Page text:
The Philadelphia Stars have been hit hard by injuries all season long and last week was no different. Channing Stribling pulled up and started limping on a play that saw him try to run a ball carrier down from behind. This was a non-contact injury, which has me even more concerned about his future this season. Clearly the Stars are also concerned having moved both him and Matt Colburn to the injury list.
These moves to the injury list for Channing Stribling, and Matt Colburn prompted corresponding moves to bring in depth at these positions. The Stars opted to sign players that were very similar to the men they lost. Let’s take a look at where these guys last played, what they bring to the table and how they fit into the team.
The Stars Have a Type
Bart Andrus and his staff seem to have a pretty clear cut basis for what they want in a cornerback. Focusing on players who are physically imposing standing 6’0 190 lbs or larger. This prevents mismatches due to larger receivers found across the league and it plays into the press coverage that the Stars like to use at times.
Carlins Platel is a 6’1 195 pound defensive back who can play inside, outside or even some free safety. He began his college career at Assumption University before attending University of South Carolina in 2021 as a graduate student. During his career, he showcased the ability to do a little bit of everything as a defense of back.
Production? Not a Problem
While playing at Assumption he racked up 96 tackles, 2 for a loss, 1 sack, 1 forced fumble, 2 recoveries, but more importantly 37 pass deflections and 7 interceptions. He moved on to South Carolina and added 21 tackles, 2 for a loss, 1 sack, 6 pass deflections and 1 more interception.
At his pro day Platel tested about how I would have expected to see. A 4.65 40-yard dash, and 7.39 3-cone drill tell the story of why Platel wasn’t drafted in 2022. His vertical of 37.5 inches, and 29.5 inch arms helped him attack the ball in the air with a lot of success, but it was his 16 reps in the bench press that made him a great fit for this defense. This showed his playing strength and displayed the traits necessary to play press coverage whether lined up inside or outside. Platel could be a player who long-term can develop his instincts, and press coverage abilities enough to hide his lack of top flight speed.
After college Platel went undrafted but was signed by the Pittsburgh Steelers after a try-out. Last preseason he managed 7 tackles and 1 pass deflection in 3 games and the Steelers liked what they saw. After a full season with Pittsburgh he was released in mid March. If the Stars wanted to pick the perfect replacement for Stribling, Platel might be that player.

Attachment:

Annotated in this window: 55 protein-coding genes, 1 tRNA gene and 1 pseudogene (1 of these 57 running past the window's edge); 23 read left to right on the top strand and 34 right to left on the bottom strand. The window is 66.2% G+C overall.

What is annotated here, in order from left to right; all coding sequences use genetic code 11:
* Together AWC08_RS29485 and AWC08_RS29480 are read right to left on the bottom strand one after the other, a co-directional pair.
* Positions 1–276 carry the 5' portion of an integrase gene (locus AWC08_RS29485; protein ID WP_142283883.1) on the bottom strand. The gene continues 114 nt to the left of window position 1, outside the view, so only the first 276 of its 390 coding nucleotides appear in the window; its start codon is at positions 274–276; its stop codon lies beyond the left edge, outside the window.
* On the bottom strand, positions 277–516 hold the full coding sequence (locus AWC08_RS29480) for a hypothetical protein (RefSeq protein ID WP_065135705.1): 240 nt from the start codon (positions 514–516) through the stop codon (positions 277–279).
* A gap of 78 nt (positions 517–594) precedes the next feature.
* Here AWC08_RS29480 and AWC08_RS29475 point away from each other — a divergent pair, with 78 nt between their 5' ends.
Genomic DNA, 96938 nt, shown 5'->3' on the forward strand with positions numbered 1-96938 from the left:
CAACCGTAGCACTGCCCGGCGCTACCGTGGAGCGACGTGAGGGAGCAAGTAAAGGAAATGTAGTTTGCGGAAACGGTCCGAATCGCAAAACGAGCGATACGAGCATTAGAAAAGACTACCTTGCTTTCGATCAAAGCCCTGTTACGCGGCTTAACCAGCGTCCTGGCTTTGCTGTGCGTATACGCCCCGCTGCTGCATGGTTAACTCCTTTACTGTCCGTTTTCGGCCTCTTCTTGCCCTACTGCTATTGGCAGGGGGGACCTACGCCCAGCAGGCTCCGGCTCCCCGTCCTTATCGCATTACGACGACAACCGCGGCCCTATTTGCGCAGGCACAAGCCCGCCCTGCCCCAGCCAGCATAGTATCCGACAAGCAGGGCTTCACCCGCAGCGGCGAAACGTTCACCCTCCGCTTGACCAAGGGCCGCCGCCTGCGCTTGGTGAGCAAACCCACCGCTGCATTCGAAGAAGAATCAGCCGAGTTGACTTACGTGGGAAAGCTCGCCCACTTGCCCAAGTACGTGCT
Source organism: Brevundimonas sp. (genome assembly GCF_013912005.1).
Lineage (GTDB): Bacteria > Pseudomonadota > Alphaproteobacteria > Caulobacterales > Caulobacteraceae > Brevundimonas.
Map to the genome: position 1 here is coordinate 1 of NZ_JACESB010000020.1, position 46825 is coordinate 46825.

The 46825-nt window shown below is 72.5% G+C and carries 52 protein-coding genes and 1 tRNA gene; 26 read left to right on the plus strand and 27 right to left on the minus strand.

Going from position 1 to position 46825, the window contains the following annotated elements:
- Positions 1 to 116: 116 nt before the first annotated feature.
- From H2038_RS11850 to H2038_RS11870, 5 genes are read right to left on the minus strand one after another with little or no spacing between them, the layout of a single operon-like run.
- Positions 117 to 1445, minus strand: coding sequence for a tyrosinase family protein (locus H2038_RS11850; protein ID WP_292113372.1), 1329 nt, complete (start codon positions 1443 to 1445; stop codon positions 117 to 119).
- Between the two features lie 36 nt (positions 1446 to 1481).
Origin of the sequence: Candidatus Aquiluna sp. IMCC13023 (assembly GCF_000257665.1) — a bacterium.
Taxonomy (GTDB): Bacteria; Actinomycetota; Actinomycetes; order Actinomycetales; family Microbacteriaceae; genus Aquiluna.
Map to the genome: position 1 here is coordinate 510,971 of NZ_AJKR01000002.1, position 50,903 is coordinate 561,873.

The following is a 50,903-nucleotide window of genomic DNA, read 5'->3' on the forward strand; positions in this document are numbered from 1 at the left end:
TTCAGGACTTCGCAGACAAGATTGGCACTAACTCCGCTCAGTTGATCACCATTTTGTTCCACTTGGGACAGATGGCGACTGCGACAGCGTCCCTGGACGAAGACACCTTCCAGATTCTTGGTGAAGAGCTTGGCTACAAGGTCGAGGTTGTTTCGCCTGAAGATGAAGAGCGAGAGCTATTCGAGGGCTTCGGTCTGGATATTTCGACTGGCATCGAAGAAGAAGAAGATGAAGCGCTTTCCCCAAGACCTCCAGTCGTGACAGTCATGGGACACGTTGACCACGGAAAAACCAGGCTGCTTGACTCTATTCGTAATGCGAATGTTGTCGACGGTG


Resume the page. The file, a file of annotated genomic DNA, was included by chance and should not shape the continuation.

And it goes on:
Rushing Attack Gets a New Face
Jamyest Williams is an interesting player. Originally recruited to South Carolina after ranking as the third best cornerback in the country, he actually played three and a half seasons on defense.
With South Carolina he had 86 tackles, 3 pbu’s, 3 ints, but didn’t have a single offensive touch. After the 2019 season, Williams transferred to Georgia State, originally to play defense once again. It wasn’t until midway through 2020 that he was moved to running back. He IMMEDIATELY made an impact, averaging 5.4 yards per carry, on 47 carries, adding 8 receptions for 77 yards, 1 kick return for 17 yards, as well as 4 tackles and 1 forced fumble.
In 2021 he had a career season and showed what he could do with a lions share of the touches. He went on to have 129 offensive touches for 878 yards and 9 touchdowns. This amounted to an average of 6.8 yards per touch. In 2022 he had only 85 carries for 447 yards, and 2 touchdowns, and 4 receptions for 27 yards. While adding 4 punt returns and 2 kick returns for 49 yards.
Williams Packs a Punch, Albeit in a Smaller Package
While Williams will not be mistaken for Colburn anytime soon, he does run with similar power. Stars fans stop me if you’ve heard a scouting report like this before: “Patiently waits for blocks to develop, finds the running lanes, and has a burst through the hole.
Quick-footed, easily bounces around the corner and displays the ability to make defenders miss. Plays faster than his 40-time, consistently runs north-south and creates yardage. Multi-cut ball carrier who will pick and choose his spots on the inside.” –Profootballnetwork.com
His 40-yard dash and 3-cone drill weren’t what you would expect after watching his highlights, but then you see he has a 36 inch vertical and put up 17 reps in the bench and it starts to make more sense. Williams is a power runner in a smaller package, he isn’t the fastest back on the planet but he has great burst and the strength to fight through arm tackles or hold up in pass protection.
(Morry Gash, Associated Press)
Williams attended a rookie minicamp with the Packers but didn’t stick long, but now gets a short term audition in the USFL hoping to reignite his NFL interest. This seems to be a growing trend around the league as more and more rookies sign USFL contracts as the weeks go by. With only four weeks remaining it will be interesting to see if this trend continues.